Sangiovese 2010

A smooth, medium bodied wine with traditional Italian flare. Six months of barrel aging boasts a down-to-earth bouquet. Dark fruited and supple on the palate, with a pleasant enduring finish.

Wine

Chambourcin

Sangiovese (san-jo-veh-zeh[1] [sandʒoˈveːze]) is a red Italian wine grape variety whose name derives from the Latin sanguis Jovis, "the blood of Jove".[2] The most accredited theory about the origin of Sangiovese is in Romagna in the Town of Santarcangelo where the Romans would store the wine in Grotte Tufacee (caves) inside the Mons Jovis. Though it is the grape of most of central Italy from Romagna down to Lazio, Campania and Sicily, outside Italy it is most famous as the main component of the blend Chianti, Carmignano, Vino Nobile di Montepulciano and Morellino di Scansano, although it can also be used to make varietal wines such as Brunello di Montalcino, Rosso di Montalcino or Sangiovese di Romagna, as well as modern "Super Tuscan" wines like Tignanello.[3] Young Sangiovese has fresh fruity flavours of strawberry and a little spiciness, but it readily takes on oaky, even tarry, flavors when aged in barrels.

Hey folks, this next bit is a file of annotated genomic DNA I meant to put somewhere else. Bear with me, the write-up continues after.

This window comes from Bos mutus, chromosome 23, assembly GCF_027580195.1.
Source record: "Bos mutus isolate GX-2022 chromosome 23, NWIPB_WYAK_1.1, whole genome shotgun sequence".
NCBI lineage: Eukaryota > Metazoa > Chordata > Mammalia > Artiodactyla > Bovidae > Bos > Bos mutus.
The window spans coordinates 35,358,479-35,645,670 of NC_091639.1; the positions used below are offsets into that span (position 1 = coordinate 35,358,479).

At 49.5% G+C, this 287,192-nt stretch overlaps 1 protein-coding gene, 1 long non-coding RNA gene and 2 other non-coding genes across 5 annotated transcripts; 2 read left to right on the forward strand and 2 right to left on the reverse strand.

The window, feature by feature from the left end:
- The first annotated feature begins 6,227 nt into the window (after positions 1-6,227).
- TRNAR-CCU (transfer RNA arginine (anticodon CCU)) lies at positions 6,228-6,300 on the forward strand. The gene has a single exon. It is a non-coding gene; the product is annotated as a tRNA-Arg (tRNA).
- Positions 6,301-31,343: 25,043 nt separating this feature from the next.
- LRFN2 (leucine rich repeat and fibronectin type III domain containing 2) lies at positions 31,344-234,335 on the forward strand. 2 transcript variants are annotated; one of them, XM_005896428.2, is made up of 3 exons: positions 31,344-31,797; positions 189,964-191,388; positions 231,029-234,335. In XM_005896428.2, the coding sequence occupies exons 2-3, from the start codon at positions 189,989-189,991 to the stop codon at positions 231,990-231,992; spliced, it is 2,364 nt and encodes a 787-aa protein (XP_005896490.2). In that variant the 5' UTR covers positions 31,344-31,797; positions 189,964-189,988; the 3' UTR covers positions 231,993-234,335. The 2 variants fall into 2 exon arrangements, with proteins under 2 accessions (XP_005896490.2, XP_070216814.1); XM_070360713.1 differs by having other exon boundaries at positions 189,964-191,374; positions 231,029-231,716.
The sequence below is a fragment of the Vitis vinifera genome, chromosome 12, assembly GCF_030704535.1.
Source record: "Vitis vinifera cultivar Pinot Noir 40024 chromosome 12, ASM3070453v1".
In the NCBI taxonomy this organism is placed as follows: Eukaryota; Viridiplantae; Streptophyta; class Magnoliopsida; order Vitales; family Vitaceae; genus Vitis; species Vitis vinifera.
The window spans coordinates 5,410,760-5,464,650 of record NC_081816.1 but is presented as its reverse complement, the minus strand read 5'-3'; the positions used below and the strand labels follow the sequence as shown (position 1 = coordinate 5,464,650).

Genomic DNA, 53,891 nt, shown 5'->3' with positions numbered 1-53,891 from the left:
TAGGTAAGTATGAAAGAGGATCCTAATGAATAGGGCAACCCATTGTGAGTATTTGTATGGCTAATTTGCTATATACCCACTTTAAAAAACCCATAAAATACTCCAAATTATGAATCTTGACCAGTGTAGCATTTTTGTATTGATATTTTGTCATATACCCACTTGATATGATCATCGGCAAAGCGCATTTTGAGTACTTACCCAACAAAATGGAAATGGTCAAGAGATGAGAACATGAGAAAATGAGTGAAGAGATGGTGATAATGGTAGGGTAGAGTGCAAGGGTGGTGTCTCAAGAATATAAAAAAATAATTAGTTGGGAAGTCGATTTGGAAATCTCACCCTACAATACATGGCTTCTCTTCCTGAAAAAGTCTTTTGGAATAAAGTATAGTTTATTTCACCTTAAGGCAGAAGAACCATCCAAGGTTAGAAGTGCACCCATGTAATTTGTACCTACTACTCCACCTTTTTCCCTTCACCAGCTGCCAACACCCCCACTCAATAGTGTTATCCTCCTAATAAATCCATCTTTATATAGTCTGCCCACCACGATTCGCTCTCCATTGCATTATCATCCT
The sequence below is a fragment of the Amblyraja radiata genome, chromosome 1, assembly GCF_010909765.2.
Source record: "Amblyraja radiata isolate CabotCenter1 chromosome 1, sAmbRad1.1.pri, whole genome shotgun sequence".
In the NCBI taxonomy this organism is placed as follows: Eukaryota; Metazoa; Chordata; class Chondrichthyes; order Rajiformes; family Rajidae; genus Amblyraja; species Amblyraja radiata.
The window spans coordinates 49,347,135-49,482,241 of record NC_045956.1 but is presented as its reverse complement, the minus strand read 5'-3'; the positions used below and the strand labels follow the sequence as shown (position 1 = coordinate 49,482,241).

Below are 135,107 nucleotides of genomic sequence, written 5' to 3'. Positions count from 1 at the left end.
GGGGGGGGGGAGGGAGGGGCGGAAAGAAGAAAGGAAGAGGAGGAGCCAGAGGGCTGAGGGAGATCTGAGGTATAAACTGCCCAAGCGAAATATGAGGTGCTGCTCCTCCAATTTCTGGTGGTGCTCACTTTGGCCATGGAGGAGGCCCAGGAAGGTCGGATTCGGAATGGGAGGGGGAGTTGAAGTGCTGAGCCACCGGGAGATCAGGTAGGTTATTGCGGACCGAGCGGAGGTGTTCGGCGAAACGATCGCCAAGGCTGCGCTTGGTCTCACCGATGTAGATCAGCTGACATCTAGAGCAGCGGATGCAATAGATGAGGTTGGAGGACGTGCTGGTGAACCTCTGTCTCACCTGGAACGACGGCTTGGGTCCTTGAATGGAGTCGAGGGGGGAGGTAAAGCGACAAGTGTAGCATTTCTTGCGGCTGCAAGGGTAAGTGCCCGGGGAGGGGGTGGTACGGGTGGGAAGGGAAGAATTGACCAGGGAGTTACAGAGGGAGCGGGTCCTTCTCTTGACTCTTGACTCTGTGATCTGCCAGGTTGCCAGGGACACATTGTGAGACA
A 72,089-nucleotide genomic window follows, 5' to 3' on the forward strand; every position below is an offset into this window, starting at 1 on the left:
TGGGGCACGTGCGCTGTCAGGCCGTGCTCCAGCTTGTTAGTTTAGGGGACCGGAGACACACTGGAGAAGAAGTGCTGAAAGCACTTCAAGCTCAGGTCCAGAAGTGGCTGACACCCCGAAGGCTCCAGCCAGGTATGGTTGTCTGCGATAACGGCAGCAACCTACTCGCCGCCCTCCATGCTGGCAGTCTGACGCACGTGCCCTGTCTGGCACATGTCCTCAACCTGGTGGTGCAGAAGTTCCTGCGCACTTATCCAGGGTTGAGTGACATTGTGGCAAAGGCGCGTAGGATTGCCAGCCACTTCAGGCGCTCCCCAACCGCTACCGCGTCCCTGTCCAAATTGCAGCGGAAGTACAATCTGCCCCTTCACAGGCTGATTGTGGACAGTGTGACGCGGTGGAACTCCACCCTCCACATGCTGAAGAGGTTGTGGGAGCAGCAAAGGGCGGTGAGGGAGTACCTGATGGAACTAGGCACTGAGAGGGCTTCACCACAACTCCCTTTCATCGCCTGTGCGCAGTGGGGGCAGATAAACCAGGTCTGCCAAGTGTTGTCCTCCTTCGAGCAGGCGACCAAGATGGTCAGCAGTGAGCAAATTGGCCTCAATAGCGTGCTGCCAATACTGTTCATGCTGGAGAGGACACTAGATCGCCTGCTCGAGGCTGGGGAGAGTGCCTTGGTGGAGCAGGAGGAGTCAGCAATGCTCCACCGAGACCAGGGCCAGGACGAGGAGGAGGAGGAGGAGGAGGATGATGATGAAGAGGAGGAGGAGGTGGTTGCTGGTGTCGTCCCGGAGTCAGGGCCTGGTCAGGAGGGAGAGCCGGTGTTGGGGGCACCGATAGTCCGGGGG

Grapes

Wines made from Sangiovese tend to exhibit the grape's naturally high acidity as well as moderate to high tannin content and light color. Blending can have a pronounced effect on enhancing or tempering the wine's quality. The dominant nature of Cabernet can sometimes have a disproportionate influence on the wine, even overwhelming Sangiovese character with black cherry, black currant, mulberry and plum fruit. Even percentages as low as 4 to 5% of Cabernet Sauvignon can overwhelm the Sangiovese if the fruit quality is not high.[1] As the wine ages, some of these Cabernet dominant flavors can soften and reveal more Sangiovese character. Different regions will impart varietal character on the wine with Tuscan Sangiovese having a distinctive bitter-sweet component of cherry, violets and tea.

 

(from Wikipedia)